That’s because in my 50-plus years of following sports, I’ve found your favorite teams have more years when they disappoint versus winning it all. All seasons have happy endings, but they are not necessarily your happy ending, as someone has to win and someone has to lose. Odds are, if you talk to most fans outside of New England these days, it’s their team that seems to have to lose.

It’s as if some higher authority doles out the winning so that everyone has a window of happiness. I grew up in Norfolk, where in the days before cable television (and cell phones, computers, the internet, etc.) the area received the games of either Baltimore or Washington. My Dad liked the Baltimore teams, so as nature designed in the not so complicated father-son dynamic, I rebelled and pulled for Washington. It wasn’t a wise choice, as the Colts and the Orioles seemed to win all the time, while the Redskins, Senators and Bullets got me comfortable at a young age with pulling for a team that would underperform.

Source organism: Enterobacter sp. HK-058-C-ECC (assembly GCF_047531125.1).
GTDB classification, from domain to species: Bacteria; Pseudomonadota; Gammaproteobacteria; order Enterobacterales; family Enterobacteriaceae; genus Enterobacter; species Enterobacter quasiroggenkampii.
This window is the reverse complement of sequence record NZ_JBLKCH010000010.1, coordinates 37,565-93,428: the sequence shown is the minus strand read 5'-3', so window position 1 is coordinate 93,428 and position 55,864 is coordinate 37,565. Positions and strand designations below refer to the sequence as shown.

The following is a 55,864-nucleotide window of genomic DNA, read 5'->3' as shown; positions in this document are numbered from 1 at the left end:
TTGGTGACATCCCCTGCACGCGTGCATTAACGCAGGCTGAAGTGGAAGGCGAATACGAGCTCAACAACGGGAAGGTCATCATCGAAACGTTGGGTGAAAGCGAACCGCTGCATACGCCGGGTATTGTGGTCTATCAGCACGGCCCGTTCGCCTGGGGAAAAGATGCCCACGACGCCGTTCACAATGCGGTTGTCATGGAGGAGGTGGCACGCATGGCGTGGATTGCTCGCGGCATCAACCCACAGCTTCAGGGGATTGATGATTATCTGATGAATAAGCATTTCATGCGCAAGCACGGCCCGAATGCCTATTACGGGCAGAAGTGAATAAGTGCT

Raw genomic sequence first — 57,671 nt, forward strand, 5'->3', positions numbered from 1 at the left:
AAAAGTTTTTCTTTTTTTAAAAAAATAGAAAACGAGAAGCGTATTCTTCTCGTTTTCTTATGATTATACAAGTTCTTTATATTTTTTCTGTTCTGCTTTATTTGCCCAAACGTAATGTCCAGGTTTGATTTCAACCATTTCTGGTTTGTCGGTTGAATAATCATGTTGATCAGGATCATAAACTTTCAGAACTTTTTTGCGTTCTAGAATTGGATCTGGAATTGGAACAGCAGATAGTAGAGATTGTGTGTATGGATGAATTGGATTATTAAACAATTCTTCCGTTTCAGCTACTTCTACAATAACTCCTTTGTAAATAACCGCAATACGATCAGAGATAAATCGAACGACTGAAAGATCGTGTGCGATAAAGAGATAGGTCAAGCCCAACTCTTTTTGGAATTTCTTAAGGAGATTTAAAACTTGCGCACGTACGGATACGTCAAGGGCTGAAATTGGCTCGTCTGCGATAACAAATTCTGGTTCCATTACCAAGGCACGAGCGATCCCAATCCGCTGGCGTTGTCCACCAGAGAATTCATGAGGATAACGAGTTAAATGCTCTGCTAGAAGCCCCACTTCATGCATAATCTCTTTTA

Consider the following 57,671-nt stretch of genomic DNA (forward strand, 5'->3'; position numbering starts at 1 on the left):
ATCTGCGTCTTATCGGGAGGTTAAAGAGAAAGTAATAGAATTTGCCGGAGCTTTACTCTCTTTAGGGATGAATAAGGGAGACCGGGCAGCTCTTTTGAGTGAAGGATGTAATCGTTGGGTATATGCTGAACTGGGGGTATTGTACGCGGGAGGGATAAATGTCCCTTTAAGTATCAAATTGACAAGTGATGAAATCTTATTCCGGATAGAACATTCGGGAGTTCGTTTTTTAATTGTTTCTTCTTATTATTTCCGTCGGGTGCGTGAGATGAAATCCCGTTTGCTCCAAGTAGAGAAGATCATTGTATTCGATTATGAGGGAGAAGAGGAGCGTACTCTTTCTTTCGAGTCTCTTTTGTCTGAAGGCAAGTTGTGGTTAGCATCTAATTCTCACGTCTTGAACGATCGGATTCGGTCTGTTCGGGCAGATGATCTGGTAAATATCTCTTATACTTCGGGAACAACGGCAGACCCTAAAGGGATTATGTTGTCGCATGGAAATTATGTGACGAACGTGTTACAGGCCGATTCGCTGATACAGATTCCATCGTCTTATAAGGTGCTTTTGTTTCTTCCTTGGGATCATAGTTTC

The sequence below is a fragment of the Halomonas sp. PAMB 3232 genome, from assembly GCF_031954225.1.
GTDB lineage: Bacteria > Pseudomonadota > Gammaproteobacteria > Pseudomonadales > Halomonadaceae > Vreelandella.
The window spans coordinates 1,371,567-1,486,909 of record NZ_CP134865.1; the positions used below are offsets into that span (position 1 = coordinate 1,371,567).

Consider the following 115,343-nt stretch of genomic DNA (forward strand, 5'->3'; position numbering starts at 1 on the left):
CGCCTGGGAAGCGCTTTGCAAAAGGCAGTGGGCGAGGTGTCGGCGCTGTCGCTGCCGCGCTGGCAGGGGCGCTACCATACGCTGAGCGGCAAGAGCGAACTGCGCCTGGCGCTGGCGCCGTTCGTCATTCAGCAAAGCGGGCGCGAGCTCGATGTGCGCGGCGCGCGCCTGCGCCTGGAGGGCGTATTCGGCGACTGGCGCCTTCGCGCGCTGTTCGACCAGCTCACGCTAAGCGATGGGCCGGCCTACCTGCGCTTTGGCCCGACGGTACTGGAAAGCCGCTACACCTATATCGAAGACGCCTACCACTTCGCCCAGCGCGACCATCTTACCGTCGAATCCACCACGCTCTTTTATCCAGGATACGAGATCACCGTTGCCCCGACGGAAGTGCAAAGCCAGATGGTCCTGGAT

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In Analyzing Yesterday's News, A Few McChicken Nuggets...

There is no love lost between Virginia Tech and Michigan when it comes to football, and yesterday’s decision by Michigan to opt out of games with the Hokies in 2020 and 2021 will only add to the rancor. After all, the folks in Blacksburg have long had a nickname for the Wolverines: “McChicken”.

This all started many years ago when Virginia Tech started climbing the mountain of gaining national respect in football. Back-to-back appearances in the Sugar Bowl and Orange Bowl in 1995-96 certainly helped, then a quarterback by the name of Vick pushed them over the top when the Hokies played in the National Championship game.

But during that time, Virginia Tech tried to schedule bigger names, as they have (and still do to a degree) been accused of playing weak non-conference opponents. One team they tried to schedule, and according to various reports repeatedly said they weren’t interested, was Michigan. They WOULD schedule Virginia, but not Virginia Tech. Thus the “McChicken” nickname.